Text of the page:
Posted by: Kathy Cassidy | April 11, 2008

Improving Your Literature Circles

Live blogged (I’ve always wanted to say that) at the Saskatchewan Reading Convention in Regina.  


Faye Brownlie – Grand Conversations, Thoughtful Responses


Marketing the Books:  Faye is modeling ways of introducing books to students so that they can make good choices for Literature Circles.  She is clear about the settings of the books, the genre and reads a small section from each book.  She never tells the kids if the books are too hard or too easy for them.  She goes with their judgment because readers should make their own choices. 


Literature Circle Conversations:  Her key idea is “say something”.  What are you thinking?  Tell us.  After conversation, ask who made a connection with this?  Who thought “I hadn’t thought of it that way?”  How many of you got an image in your mind? 


Effective Discussions:  Don’t jump in to start as the teacher.  Let them start and jump in only to add to the conversations.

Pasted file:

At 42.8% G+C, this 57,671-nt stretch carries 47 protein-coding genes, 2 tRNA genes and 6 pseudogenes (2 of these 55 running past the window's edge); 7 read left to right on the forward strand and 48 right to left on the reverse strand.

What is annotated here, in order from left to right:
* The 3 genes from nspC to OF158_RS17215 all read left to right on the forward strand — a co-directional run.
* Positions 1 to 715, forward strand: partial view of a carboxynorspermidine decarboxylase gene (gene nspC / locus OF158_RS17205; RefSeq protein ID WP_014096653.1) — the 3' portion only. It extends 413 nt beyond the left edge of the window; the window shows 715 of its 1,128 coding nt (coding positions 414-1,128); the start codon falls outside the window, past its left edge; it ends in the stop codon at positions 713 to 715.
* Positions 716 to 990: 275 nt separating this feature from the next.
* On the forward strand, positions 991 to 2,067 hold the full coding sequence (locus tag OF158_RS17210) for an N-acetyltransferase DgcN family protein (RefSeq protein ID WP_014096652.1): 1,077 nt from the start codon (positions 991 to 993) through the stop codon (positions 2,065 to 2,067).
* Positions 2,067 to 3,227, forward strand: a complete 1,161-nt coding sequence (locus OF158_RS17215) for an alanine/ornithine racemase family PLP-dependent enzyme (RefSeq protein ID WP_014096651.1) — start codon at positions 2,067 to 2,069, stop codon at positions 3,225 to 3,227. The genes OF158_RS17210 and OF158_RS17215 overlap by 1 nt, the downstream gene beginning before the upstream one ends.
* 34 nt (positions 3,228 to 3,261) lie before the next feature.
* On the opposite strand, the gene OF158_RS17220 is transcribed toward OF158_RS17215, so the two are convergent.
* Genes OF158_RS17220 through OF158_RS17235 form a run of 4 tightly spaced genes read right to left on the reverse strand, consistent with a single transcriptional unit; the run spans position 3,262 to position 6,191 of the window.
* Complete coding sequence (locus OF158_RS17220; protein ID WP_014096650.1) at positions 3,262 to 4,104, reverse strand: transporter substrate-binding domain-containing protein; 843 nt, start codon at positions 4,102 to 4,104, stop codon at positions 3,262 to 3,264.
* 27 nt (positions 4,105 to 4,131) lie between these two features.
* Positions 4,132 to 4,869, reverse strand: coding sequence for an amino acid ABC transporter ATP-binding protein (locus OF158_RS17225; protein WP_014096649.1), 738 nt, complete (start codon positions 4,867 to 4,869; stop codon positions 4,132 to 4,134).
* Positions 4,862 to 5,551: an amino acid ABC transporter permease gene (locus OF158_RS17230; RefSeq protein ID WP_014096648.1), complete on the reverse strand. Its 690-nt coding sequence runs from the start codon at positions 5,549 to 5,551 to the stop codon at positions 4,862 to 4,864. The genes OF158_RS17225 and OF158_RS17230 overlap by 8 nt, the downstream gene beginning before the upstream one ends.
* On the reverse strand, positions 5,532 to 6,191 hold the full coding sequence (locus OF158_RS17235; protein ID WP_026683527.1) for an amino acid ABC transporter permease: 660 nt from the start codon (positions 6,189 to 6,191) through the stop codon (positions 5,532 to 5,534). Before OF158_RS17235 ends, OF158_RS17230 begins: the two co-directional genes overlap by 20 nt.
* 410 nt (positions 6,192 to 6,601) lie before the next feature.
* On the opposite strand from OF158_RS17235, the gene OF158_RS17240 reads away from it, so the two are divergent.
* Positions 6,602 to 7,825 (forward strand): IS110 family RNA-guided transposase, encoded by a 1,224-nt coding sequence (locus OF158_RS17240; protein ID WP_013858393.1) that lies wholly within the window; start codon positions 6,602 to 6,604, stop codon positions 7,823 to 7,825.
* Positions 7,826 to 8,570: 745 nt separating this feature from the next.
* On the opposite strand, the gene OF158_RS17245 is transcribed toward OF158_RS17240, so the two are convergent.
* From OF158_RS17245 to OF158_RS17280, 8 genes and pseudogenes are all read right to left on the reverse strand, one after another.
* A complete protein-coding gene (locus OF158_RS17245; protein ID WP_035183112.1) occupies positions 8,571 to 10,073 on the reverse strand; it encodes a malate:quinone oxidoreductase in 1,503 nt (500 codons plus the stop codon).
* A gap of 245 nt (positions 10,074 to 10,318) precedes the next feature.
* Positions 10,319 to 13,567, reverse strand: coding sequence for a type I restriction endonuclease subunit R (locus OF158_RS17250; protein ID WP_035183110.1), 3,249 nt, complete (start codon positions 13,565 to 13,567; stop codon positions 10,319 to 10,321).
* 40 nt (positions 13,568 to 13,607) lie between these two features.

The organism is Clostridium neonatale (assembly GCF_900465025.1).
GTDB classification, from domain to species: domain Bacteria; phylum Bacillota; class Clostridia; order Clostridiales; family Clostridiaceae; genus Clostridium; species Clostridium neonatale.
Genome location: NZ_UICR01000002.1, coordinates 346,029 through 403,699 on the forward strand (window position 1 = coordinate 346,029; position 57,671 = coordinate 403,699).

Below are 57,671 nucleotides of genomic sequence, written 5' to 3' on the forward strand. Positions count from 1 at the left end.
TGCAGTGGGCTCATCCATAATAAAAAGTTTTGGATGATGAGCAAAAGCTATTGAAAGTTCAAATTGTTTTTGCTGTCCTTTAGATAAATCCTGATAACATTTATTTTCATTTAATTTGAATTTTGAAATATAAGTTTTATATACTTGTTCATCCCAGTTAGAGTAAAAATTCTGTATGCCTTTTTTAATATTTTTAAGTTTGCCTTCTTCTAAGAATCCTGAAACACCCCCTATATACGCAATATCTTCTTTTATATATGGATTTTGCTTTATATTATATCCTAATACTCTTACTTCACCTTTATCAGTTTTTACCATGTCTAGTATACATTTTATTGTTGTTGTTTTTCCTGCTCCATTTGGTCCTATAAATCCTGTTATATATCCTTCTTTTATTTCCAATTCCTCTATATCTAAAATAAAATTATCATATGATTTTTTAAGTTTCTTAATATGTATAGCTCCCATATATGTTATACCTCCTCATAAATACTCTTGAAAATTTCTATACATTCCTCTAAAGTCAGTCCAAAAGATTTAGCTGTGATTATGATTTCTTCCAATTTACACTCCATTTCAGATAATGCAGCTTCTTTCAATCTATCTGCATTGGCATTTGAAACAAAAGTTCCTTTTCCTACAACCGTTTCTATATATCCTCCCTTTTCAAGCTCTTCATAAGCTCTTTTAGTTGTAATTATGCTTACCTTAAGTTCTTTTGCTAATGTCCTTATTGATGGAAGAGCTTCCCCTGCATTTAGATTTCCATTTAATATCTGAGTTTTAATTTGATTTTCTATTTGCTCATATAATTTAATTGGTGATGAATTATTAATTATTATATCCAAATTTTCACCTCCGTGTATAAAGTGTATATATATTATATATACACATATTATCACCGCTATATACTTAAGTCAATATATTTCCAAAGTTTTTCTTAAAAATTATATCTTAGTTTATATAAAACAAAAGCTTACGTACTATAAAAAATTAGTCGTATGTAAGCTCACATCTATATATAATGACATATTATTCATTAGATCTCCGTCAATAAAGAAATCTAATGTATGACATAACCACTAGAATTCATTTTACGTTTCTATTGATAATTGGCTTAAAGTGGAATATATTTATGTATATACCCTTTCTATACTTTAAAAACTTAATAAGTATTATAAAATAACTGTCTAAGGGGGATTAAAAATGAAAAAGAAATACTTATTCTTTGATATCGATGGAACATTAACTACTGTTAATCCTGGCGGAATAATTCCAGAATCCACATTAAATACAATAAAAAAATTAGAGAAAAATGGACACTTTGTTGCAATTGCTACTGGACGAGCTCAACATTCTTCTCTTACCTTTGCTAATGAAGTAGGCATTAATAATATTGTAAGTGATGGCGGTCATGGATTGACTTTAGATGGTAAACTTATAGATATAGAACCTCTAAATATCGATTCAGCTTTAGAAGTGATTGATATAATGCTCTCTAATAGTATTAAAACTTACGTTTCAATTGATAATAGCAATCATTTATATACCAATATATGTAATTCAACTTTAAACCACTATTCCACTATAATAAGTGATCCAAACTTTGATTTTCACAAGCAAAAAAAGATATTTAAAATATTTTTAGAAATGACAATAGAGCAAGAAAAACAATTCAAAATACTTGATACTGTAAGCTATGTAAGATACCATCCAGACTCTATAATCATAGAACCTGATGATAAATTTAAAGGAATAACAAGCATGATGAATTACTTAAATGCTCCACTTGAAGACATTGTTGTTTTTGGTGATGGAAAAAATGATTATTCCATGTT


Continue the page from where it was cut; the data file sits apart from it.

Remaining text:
• All voices must be included
  • Everyone must feel included
  • Everyone’s ideas are respected
  • The discussion should move us to new understandings


Response Journals

  • Initially, written in class, together
  • Develop criteria together for powerful responses

A response should include a summary and thoughts. The challenge is to get the thoughts part to outweigh the summary part. 


Comprehension Strategies:  SampleMake a container that has three pictures on it showing one thing about each of three characters. (My own children have always hated this kind of assignment.)


My personal reflection:  Literature circles do not work for emerging readers; however, readers whose reading level is near the end of grade two can begin to use these strategies. 


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